by Mitchelle Uzorka
India leads the world when it comes to women pilots – by a significant margin.
In all, 12.4% of pilots working for the southeast Asian nation’s airlines are women. (For comparison, just 5.5% of pilots in the United States are women.) But it’s a hard-won victory. “There are huge stereotypes in the roles that men and women still play,” pilot Michele Halleran said in a new BBC Business report. And she’s experienced those herself. “I was literally told … that women don’t belong in aviation.”
So what makes the difference for Indian women?
An increase in representation for starters. “You can’t be what you can’t see,” Kara Hatzai, vice president at the International Society of Women Airline Pilots, told BBC Business. Without the Indian women who paved the way, you end up “with not a lot of women pilots out there.” And in countries where women pilots still lag behind, future generations may still think, “‘Well, it’s not a career for me because it’s mostly male-dominated.’”
Captain Zoya Agarwal, who became the youngest woman pilot ever to fly a Boeing 777 in 2013, is another pilot who, like Khan, has found opportunity in this field still sorely lacking in women. But despite some of the help on offer, it wasn’t smooth sailing. She says she had to rise up in a society, and a family, where she was “supposed to grow up and get married … and have children.”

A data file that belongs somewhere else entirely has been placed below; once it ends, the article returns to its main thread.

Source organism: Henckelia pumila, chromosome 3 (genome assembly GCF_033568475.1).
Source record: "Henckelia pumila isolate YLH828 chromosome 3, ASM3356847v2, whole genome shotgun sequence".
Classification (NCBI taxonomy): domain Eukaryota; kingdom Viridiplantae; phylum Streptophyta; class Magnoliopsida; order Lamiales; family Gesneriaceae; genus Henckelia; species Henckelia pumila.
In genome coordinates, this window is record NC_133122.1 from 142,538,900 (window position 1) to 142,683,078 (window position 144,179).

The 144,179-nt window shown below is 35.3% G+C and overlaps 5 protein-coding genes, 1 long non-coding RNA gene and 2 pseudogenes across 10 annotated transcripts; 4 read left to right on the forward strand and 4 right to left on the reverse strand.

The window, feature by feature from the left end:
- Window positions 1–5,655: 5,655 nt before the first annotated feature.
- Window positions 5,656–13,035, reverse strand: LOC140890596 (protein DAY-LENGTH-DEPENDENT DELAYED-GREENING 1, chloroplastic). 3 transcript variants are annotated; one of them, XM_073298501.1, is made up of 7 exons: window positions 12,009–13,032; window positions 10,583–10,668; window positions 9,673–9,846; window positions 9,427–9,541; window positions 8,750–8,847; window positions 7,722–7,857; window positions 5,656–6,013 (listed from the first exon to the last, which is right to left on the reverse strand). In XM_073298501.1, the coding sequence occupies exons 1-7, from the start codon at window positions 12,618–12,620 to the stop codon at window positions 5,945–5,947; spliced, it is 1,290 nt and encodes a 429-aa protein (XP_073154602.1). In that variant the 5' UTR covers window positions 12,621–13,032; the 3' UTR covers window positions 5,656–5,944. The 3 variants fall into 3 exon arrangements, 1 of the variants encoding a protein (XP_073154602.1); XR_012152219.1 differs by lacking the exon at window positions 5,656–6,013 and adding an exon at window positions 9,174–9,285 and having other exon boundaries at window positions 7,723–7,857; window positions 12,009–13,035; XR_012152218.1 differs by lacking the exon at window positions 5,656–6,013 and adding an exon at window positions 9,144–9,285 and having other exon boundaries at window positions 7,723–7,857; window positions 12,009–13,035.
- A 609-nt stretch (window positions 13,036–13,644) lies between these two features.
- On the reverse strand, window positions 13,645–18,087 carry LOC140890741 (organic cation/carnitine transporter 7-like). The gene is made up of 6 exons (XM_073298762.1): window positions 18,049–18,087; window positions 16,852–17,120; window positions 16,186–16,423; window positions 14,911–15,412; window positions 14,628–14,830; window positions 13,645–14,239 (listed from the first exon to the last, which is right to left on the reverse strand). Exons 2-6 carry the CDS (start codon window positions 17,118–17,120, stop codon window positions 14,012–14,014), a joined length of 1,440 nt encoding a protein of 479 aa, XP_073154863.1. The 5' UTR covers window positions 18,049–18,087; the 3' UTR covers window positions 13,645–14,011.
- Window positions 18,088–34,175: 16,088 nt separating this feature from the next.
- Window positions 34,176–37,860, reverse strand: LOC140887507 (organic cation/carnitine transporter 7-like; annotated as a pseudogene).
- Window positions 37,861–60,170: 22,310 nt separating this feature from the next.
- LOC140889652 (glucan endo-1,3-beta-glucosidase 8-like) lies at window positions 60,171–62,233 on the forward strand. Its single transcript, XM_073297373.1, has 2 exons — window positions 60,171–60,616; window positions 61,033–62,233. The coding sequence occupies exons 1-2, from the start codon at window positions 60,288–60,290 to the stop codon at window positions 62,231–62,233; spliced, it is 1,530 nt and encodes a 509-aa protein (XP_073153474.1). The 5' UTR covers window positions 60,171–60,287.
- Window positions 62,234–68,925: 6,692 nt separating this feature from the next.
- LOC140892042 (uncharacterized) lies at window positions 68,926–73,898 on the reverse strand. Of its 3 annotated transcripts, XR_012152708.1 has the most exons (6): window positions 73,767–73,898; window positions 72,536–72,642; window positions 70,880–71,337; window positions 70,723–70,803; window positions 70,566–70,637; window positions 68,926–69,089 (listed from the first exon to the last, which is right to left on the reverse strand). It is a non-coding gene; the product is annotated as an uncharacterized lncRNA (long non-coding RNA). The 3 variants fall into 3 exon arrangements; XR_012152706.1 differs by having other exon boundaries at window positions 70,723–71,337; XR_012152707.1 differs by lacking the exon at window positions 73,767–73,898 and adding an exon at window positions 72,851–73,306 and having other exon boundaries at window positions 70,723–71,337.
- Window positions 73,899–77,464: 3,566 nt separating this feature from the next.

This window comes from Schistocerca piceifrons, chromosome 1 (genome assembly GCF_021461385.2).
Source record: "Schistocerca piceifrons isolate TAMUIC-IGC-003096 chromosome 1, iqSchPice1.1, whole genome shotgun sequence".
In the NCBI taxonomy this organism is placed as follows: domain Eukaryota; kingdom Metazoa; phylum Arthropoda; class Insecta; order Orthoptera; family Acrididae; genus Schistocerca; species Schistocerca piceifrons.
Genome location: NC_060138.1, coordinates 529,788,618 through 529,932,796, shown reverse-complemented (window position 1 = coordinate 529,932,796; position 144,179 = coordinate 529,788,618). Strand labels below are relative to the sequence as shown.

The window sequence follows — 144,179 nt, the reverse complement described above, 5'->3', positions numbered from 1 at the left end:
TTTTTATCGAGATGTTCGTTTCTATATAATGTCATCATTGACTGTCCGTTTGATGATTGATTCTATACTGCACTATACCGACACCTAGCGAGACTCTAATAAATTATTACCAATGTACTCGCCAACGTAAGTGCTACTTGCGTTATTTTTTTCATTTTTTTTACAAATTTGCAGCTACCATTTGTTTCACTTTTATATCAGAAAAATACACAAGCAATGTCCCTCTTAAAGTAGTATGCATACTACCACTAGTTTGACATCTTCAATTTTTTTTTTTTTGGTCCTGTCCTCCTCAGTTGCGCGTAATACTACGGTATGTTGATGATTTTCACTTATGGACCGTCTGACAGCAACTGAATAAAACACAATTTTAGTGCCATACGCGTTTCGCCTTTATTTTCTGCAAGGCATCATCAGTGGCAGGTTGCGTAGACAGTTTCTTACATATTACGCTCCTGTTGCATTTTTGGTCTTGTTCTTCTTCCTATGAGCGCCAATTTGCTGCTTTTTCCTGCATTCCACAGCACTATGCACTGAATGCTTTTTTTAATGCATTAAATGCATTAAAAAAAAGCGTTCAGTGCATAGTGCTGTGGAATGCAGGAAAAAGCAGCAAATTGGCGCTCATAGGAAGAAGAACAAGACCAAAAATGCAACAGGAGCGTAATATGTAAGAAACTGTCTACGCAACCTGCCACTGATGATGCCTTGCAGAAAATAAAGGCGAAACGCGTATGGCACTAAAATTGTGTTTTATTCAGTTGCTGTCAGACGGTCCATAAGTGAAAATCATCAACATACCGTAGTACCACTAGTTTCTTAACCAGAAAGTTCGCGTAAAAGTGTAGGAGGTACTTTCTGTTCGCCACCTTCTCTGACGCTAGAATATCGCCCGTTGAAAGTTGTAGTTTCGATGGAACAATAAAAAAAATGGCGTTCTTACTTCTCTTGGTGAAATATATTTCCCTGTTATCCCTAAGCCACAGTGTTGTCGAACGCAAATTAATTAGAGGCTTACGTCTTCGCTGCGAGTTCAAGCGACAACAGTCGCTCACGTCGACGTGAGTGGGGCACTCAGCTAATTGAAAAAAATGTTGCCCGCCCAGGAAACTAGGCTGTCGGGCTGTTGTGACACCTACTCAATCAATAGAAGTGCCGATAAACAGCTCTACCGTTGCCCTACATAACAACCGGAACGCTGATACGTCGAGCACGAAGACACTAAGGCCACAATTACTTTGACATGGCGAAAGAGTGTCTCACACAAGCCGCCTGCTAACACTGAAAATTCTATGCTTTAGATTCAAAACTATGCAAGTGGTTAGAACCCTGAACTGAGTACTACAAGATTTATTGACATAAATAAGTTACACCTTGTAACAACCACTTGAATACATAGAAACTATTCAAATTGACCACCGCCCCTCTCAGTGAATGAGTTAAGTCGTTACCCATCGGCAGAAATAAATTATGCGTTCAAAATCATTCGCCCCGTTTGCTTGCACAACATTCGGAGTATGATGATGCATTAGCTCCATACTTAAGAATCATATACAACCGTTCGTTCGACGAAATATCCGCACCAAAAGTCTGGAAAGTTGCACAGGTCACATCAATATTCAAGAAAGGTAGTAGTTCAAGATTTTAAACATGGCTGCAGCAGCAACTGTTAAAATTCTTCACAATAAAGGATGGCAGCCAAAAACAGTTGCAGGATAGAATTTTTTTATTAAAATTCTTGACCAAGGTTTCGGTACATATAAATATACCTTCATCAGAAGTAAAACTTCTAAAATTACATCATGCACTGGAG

“I did not know how to break out of that societal stigma,” Agarwal added. She laughed while continuing, “I was never one of those traditional girls who kind of followed that path. So I think I started disappointing my parents from the very beginning.”
Sexist perceptions of women pilots as less competent also come into play, added the pilot who spoke with BBC Business. And there’s another hurdle, for women in particular: the price of training programs. “I had no idea how I was going to go about gathering the finances, because I came from very humble beginnings,” Agarwal recalled. Tuitions can cost $60,000.
Captain Zoya Agarwal, while talking to a news agency said that she is the only human being to have made it into the San Francisco Aviation Luis A Turpen Aviation museum, also commonly known as the SFO Aviation Museum, as a pilot. She states that she was amazed to see that she was the only living object there and feels humbled by the fact.